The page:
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#ATW21 Tuesday: Robotic Highways


Robotic Highways is – for the first time – demonstrating multiple robotic systems on-farm, and between them the robots have travelled over 8,000km since March.
Amid the huge success remain some technical challenges around reproducible operation of the robots, demonstration of convincing return on investment to farmers, and helping upskill and train the farm workforce to work alongside robots.
Read our overview of the event below, and a report produced by the University of Reading can be downloaded here. “The robots are coming to a farm near you – but they won’t be working alone,” was the key message to emerge from the third event of Agri-Tech Week, which saw growers, researchers, technologists and policy-makers discuss the potential barriers to adoption of robotics.
At an event chaired by Prof David Rose of Reading University, key members of the Robotic Highways project led by Lincoln University and funded by the Transforming Food Production, Innovate UK initiative, came together to identify and explore ways of overcoming these barriers. There are both real and perceived barriers to adoption of robotics – a user survey conducted as part of the project revealed that while there is huge support and excitement about robotics among growers, there is a need for short-term support such as for labour careful messaging is needed.

A Hybrid Workforce

According to Coral Clark of the British Growers Association, “It’s really important that we don’t give the impression that adopting robotics and automation means that human labour isn’t still of critical important to the industry.” Coral predicted that while some additional roles will be filled by the robots, soft fruit production is likely to be via a mix of human and automation in the longer term.
“There is also a concern around pricing of the technology itself, as well as longevity of their businesses, so interim solutions are still very much needed as costs in other areas of businesses are continuing to rise,” she continues.

The Money and the Model….

Calculating Return on Investment (ROI) for any new technology is crucial, and one which needs to be tackled to give confidence in adoption. “It’s essential this generation of robots shows a positive ROI”, argued Simon Pearson “We need to be able to show economic stability of the technology, so the next generation can focus on a redesign of infrastructure.” Harvald Grimstead of SAGA Robotics (where the “Thorvald” robot – star of REAP 2016 – was developed) agreed. “Our investors want to see this working now, so we need to show the economic benefits early on.” SAGA is currently operating a “robotics as a service” business model to help build trust and demonstrate that all-important ROI, but is open-minded to changes to its model in the future.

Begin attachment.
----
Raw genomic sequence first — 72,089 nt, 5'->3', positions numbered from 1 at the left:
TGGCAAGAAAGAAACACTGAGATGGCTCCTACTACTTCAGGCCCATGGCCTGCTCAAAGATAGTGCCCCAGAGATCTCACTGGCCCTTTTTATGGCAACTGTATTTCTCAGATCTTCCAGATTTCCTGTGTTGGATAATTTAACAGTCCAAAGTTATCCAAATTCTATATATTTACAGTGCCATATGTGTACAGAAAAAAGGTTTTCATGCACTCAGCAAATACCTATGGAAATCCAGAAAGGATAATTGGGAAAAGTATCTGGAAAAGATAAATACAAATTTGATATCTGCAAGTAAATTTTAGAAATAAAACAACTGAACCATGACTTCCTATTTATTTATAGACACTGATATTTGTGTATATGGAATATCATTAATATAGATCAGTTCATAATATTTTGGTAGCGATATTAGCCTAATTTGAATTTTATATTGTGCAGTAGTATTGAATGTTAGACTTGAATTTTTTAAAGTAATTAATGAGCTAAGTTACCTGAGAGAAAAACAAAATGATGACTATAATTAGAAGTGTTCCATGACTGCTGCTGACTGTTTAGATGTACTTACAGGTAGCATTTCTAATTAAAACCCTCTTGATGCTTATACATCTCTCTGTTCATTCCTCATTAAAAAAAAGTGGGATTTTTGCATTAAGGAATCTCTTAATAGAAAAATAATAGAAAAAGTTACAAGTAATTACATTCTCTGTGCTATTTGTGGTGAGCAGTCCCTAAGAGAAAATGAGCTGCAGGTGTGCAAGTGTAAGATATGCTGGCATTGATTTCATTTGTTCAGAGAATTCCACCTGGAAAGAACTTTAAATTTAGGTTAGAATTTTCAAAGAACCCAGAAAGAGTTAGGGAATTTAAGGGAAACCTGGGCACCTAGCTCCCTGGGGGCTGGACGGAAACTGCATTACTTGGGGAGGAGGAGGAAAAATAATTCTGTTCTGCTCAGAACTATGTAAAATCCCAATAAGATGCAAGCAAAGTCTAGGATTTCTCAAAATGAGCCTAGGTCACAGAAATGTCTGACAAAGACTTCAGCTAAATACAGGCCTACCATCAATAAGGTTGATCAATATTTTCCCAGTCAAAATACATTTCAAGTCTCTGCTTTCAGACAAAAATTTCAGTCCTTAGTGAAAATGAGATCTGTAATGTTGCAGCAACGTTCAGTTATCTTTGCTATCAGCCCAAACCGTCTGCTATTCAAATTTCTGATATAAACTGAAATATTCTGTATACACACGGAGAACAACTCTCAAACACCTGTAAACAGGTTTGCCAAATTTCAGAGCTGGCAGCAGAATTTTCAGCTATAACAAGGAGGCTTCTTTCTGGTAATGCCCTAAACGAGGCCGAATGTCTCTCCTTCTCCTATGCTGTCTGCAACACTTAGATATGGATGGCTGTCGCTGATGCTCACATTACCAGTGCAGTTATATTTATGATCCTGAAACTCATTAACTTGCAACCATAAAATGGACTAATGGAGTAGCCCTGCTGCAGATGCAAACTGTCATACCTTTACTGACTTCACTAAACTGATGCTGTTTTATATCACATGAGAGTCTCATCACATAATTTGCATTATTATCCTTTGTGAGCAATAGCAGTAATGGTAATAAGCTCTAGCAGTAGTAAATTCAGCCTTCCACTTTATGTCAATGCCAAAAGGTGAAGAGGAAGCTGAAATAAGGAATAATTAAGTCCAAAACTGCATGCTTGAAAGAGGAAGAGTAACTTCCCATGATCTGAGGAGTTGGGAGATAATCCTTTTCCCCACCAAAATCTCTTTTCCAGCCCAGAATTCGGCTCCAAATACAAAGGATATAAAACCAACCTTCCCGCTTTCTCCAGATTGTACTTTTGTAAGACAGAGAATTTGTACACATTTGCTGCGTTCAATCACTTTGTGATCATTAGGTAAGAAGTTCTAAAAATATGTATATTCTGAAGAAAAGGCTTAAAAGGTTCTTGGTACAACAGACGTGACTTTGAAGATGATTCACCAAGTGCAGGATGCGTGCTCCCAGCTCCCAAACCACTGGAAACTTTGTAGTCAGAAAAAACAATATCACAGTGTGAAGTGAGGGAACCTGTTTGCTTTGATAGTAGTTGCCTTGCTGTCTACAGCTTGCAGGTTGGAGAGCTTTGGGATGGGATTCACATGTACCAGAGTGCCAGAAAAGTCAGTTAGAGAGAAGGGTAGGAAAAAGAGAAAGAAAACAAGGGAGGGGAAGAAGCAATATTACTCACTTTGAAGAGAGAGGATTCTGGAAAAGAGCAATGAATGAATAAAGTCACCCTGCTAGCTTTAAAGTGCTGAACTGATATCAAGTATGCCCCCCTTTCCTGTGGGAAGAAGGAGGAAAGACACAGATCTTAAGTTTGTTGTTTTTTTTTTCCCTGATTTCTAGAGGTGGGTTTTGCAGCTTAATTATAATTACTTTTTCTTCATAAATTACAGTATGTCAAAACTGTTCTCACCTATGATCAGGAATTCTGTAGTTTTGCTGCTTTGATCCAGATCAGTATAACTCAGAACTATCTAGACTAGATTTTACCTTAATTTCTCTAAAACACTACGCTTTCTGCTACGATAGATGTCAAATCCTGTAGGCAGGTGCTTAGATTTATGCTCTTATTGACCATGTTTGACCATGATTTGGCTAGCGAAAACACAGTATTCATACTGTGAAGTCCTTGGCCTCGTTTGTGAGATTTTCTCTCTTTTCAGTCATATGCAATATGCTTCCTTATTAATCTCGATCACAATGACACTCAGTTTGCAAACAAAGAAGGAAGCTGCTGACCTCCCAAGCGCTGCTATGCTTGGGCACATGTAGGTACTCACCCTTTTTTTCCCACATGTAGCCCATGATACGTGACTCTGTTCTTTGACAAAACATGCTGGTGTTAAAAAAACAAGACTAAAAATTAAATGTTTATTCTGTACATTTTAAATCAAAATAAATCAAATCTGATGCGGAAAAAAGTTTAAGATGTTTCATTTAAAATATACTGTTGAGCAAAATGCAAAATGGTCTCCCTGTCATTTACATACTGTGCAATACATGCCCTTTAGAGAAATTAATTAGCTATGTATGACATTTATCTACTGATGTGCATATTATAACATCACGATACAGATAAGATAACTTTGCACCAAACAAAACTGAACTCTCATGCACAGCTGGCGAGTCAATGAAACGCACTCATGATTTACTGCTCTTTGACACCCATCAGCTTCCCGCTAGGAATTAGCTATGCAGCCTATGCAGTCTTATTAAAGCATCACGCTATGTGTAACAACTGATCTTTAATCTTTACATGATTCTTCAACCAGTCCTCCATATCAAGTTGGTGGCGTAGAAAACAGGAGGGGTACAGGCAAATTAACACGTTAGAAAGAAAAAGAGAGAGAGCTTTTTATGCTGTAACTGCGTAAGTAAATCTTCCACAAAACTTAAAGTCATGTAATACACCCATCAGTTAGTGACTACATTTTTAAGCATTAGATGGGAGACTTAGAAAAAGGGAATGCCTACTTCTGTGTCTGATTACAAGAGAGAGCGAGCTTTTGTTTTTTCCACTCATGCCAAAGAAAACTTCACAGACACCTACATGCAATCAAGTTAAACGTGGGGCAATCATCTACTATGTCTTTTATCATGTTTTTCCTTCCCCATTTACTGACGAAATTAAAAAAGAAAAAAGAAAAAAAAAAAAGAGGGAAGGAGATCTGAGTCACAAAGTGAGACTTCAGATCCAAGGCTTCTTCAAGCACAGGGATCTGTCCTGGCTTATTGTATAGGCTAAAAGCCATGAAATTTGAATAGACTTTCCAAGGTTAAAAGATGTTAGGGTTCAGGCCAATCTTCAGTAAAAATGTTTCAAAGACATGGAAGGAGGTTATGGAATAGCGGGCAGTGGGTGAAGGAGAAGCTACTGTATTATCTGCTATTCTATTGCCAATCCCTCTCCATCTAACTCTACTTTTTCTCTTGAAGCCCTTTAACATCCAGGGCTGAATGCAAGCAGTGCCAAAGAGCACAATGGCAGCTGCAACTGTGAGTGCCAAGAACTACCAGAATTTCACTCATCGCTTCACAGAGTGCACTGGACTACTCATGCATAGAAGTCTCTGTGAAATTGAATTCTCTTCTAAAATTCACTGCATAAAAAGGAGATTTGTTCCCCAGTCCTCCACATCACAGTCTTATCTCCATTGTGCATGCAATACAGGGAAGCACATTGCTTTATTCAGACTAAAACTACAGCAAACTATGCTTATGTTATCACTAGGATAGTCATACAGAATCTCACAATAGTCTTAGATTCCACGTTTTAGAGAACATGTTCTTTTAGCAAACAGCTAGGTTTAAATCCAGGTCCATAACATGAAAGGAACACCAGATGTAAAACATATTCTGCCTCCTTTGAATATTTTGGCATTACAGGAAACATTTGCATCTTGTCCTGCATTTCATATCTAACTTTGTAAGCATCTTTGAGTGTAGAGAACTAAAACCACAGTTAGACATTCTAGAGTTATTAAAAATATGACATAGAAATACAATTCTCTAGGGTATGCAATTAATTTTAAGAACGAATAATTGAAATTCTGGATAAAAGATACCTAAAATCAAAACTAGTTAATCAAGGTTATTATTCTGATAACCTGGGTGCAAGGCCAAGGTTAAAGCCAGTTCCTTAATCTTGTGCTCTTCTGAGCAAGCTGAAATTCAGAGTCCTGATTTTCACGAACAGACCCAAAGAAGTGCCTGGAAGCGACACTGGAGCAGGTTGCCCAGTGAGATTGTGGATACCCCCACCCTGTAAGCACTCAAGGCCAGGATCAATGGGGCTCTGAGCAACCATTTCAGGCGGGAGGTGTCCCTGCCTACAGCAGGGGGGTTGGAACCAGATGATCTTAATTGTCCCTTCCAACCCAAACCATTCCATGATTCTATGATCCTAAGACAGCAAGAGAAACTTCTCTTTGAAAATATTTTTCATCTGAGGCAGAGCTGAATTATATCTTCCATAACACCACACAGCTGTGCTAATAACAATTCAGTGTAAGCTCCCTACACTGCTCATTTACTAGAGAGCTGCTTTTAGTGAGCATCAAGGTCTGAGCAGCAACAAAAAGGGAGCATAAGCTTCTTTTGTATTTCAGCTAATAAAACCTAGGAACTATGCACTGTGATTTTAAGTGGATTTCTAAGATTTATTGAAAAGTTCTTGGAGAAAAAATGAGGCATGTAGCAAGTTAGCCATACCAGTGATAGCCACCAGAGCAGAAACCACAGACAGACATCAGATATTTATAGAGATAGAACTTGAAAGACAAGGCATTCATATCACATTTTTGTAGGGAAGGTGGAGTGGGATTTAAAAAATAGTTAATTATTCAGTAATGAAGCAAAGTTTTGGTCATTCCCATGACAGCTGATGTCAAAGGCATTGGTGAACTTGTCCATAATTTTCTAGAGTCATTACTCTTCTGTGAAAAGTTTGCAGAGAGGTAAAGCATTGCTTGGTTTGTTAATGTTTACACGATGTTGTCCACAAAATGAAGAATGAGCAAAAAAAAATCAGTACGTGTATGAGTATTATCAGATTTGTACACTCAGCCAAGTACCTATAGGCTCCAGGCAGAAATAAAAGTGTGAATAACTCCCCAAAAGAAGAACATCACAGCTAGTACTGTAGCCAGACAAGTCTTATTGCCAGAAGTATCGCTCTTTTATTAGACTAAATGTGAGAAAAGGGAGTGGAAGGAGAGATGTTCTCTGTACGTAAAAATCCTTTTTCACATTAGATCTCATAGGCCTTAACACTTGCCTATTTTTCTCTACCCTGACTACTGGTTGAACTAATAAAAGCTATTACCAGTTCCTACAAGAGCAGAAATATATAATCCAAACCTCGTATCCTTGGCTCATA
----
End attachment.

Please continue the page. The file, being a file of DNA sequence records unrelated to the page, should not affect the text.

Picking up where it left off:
“Measuring ROI on a farm for a single application is actually possible,” said Simon Pearson, however he went on to say that the wider secondary impacts are often under-estimated, such as environmental benefits – and the jury is still out as to how to do this in a meaningful way!

The Role of Innovation

“Invention is not innovation” according to Innovate UK’s Challenge Director for Transforming Food Production (TFP), Katrina Hayter. She also reflected that innovation generally “under-delivers in the short term and over-delivers in the longer term” – a mindset that has helped underpin the thinking behind the TFP Innovate UK funding and is also embedded in the new Farming Innovation Programme being rolled our in partnership with Defra and currently available to farmers.

Learning from Elsewhere

A key theme in any agri-tech discussion is the role of collaboration and inspiration from other sectors. The potential for learnings around health and safety from other industries is key – with some standards already in place for the role of robotics in horticultural and agricultural settings. SAGA has recruited expertise from the rail industry to help apply health and safety learnings in the context of robots and farming. More work is needed, urged Harvald, to understand how existing rules will be applied and interpreted in the context of agricultural robotics – as well as finding all the gaps!

This event was hosted by the University of Reading.
Agri-Tech Week features a mix of in-person and virtual events that are designed to showcase exciting developments in agri-tech. It is coordinated by Agri-TechE working closely with partners across the innovation ecosystem and aims to provide opportunities to attract new customers and partners and to broker collaborations and international connections.